Nothing can compare to the rich warm glow of gold and for thousands of years, man has been prospecting for it, trading in it, and making fine jewellery from it. In its natural state, it is too soft to fashion into jewellery, but by alloying it with other harder metals, it is possible to increase its strength and durability.
Gold fineness is measured as parts per thousand by weight, or in carat weight. Pure gold is expressed as 24 carats, i.e., 100% fine. 18 carat gold is 75% fine, and 9 carat gold is 37.5% fine. 9 carat gold is the lowest alloy allowed to be legally described as gold. 9 carat is harder than 18 carat gold, and less expensive, but the colour is not as rich as that of 18 carat.
The colour of gold can be varied by the addition of various metals to form an alloy. Most 18 carat yellow gold is made up of 75% by weight fine gold, 12% copper, and 12.5 % silver. Rose gold, sometimes known as pink or red gold, and in the nineteenth century as Russian gold, is achieved by alloying 75% by weight fine gold with 15% copper and 10% silver. The greater the proportion of copper to gold and silver, the deeper the colour. White gold is produced by alloying fine gold with silver, nickel, palladium, and zinc.
The goldsmiths of eighteenth-century France were masters in the craft of combining coloured gold to produce a refined and elegant effect in fine jewellery and small objets d’art. It was Carl Faberge who studied the work of the French masters from previous centuries and revived the technique of carving multi-coloured gold ornamentations.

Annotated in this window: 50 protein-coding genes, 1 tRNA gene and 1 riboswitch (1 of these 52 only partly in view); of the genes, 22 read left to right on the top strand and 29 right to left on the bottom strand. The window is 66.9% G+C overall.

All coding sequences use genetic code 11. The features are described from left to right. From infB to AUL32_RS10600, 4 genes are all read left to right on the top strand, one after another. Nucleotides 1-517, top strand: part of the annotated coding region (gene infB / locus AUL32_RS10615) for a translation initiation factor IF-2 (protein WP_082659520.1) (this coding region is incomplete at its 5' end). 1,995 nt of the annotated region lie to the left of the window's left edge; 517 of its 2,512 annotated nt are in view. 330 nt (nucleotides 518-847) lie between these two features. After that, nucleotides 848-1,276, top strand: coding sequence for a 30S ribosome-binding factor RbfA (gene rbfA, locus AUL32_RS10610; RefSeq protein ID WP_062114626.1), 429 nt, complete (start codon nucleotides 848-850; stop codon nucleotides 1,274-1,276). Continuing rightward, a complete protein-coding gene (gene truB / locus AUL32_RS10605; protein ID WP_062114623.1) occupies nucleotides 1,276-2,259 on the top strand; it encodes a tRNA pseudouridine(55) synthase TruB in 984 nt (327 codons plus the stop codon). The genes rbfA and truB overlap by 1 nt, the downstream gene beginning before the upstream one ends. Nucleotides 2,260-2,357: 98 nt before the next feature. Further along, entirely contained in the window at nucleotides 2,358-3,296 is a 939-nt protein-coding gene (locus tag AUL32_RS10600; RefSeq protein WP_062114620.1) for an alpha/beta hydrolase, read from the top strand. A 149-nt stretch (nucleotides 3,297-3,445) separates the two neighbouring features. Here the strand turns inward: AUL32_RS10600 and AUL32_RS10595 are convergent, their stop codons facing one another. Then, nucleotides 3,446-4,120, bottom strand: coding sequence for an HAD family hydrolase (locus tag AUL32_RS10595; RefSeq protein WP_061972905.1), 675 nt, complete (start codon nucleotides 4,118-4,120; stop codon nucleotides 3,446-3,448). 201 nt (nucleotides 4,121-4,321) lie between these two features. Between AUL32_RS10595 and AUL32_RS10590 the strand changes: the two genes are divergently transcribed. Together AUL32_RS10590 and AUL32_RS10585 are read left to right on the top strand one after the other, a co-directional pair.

English silver has been held in high esteem for centuries. In 1275, a statute of King Edward I decreed that the silver used for the coinage of the realm should consist of 11 troy ounces and 2 ¼ pennyweights of pure silver to the troy pound, being the modern-day equivalent of 92.5% by weight. This alloy became known as Sterling Silver. This strict quality of English silver has been carefully monitored by the Worshipful Company of Goldsmiths and Silversmiths since its establishment in 1327.
The high lustre and shine of polished silver is timelessly beautiful, and due to the metal’s malleability, can be produced as a variety of decorative objects and jewellery. Sterling silver is typically alloyed with 7.5% copper by weight. Nickel may be introduced to strengthen the silver to make it hard enough to manufacture silverware and items of jewellery.
In contrast to the traditional Sterling silver (92.5%), Britannia silver is an alloy of 11 ½ troy ounces to the pound, that is, 95.833% pure silver alloyed with copper. Britannia silver was introduced in 1697 in order to protect the currency of the realm from silver coins being clipped or melted as a source of silver for manufacture as silver manufactured from the lower standard coinage would no longer meet the newly introduced Britannia standard. In addition, the Britannia standard would allow for the export of English silver to France in the seventeenth and eighteenth centuries, as sterling silver was below the legal standard for silver in France. After complaints from the silver trade about the softness of Britannia silver, sterling silver was once again authorised for use by silversmiths in 1720. Britannia silver is still often used for commissions relating to historical events.
Although platinum was discovered in Europe in the sixteenth century and used in small amounts, it wasn’t until the late nineteenth century that the perfect alloy for platinum was discovered. Platinum in its natural state is too soft a metal to be used for the fabrication of jewellery. However, with the addition of copper and palladium, usually up to 5% by weight, an extremely hard alloy is created. After the discovery of this alloy, demand for platinum as a material for jewellery surged during the Edwardian and Art Deco periods, as the strength of platinum was perfect for creating delicate yet strong jewellery designs. The addition of small amounts of cobalt produces a platinum alloy with good casting qualities, whilst tiny amounts gallium and indium introduce springiness to the metal.